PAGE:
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OPINION: Many mourning devastating loss of Her Majesty

Whether you're a fan of the Royal family or not, reporter Shawn Gibson writes Queen Elizabeth II's death is also sad because she was a mother, grandmother and great-grandmother
Her Majesty greets employees on her walk from NASA’s Goddard Space Flight Center mission control to a reception in the center’s main auditorium in Greenbelt, Md., in 2007.

At the age of 96, it's not a shock that Her Majesty’s death has happened. But like any elder relative passing, it doesn’t make it any easier, either. And to many, including myself, that's what this is.

I'm devastated and gutted by today's news. It's the passing of a known and familiar loved one.

There will be those who don’t understand why someone in Canada, who has never met Queen Elizabeth II, would care so much about her death. There are those who didn’t grow up learning about the Royal family like I had.

My family roots are predominantly Northern Irish and English. My Nanny and Papa (my mother’s mom and dad) used to love hearing news about the Royal family and particularly Her Majesty. There were the keepsake plates and cups around the house, most of which I inherited when they passed on, and news clippings in a drawer full of important memories. 

My Nanny’s house was immaculate, just spotless. If you asked her why cleaning day was every Thursday, she would jokingly use a popular British saying, “You never know when the Queen might stop by.”

My wife and kids all know that Christmas morning means opening presents, eating a big breakfast, getting the turkey cooking, and everyone being quiet while Her Majesty gives her televised annual Christmas message.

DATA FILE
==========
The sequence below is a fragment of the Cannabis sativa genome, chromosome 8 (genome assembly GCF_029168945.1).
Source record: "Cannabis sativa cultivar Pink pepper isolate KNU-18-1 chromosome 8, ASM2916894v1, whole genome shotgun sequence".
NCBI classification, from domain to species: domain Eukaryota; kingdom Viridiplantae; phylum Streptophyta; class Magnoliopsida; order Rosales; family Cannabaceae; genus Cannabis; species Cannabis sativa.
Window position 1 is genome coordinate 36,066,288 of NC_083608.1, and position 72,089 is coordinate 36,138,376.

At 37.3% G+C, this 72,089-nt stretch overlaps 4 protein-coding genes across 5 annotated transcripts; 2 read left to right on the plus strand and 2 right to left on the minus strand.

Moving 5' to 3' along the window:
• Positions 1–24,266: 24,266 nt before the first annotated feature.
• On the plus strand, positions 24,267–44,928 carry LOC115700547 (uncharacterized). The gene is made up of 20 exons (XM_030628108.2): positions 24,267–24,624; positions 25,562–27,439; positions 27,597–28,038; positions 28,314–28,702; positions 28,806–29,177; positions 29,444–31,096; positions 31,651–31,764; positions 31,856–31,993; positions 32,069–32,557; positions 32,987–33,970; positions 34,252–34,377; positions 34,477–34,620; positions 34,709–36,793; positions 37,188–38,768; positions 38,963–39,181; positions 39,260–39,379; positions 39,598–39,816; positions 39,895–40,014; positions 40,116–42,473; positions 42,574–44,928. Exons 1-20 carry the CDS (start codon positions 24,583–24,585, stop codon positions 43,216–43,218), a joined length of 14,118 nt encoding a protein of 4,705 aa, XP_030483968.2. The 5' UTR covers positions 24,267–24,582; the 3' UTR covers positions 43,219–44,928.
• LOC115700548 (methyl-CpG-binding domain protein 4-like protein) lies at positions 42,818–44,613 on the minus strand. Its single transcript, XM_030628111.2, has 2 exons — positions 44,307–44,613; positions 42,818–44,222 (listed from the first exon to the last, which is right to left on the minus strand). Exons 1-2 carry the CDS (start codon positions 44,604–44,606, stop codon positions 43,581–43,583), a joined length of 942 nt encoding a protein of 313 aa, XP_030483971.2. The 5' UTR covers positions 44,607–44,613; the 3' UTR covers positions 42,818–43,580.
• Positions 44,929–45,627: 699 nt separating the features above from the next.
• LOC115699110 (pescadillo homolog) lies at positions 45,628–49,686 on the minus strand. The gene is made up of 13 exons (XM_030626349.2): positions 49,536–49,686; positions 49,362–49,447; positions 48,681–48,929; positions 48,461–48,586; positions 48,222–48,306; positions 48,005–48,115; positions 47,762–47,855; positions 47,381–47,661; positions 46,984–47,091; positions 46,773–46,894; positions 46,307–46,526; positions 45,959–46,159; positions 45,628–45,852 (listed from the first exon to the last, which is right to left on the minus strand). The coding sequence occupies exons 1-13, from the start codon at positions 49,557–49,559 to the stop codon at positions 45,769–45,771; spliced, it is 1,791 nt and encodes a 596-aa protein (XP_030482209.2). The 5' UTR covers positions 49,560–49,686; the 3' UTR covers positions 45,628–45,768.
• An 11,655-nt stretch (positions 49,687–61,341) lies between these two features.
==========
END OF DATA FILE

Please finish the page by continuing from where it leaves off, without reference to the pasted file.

There was a time when I would not accept anything but full respect for Her Majesty. 

If someone would speak ill of her or the monarchy, an argument or debate would commence and I felt it was my place to remind them why they need to show the Royal family some respect.

As years have passed, I have opened my mind and I realize, obviously, not everyone will feel the same and for reasons I didn’t grow up with.

As a Canadian who has proudly waved the nation's flag since early high school, there's a conflict inside of me about how loudly I proclaim my love for the monarchy. For example, there are many Indigenous people who would not feel the same grief at the news and that is understandable. 

Over the years, my social-media pages were flooded constantly with love for the Royal family. When the final resting places of residential school children came to light, I realized that I could have love for Queen Elizabeth with a little less pomp and circumstance as I learn to be an ally to those affected deeply by monarchical rule.

Also, I have an uncle who came from the Republic of Ireland and, because of that, he does not share in my adoration of the Queen and what she represents in my eyes. It's not something I can possibly understand and it's wrong for me to think my opinion means more than someone else's.

As I constantly refreshed my Twitter for the latest health update, I would see those who mocked and joked online about this sad day. They don’t matter and aren’t worth debating with.

So why is today sad for me and scores of other Canadians? We’ve lost a longtime family member, not unlike a grandmother or mother figure. 

Her Majesty led an amazing life, full of giving to the people she was meant to serve.

When she was 19, she was given permission to join the military effort during the Second World War, something she pushed to do to help in some way.

Queen Elizabeth II joined the Women's Auxiliary Territorial Service (ATS), and trained for several weeks as an auto mechanic. It wasn't a combat role, of course, but more than 300 ATS members were killed during the war, so it came with some risk.

Queen Elizabeth II served for 70 years, becoming Queen when she was only 25 years old, although crowned officially at age 27.

Stripping away the politics and logistics of the monarchy, there's also a very simple reason why today's news is sad. She was a mother, a grandmother and a great-grandmother. There is a family grieving the loss of not just an amazing world figure, but of the head of their family.

There are those who won’t grieve this day and those who will. I know I will.

There are those who can’t imagine shedding tears for a lady they haven’t met. I know I have. 

I think of how Queen Elizabeth II has been in that role my whole life and it's all I've known. It is a warm, familiar tradition that is now gone. And that is sad.

Send her victorious, long she reigned over us. God save the Queen.

Shawn Gibson is a staff reporter at BarrieToday and a dedicated supporter of the Royal family.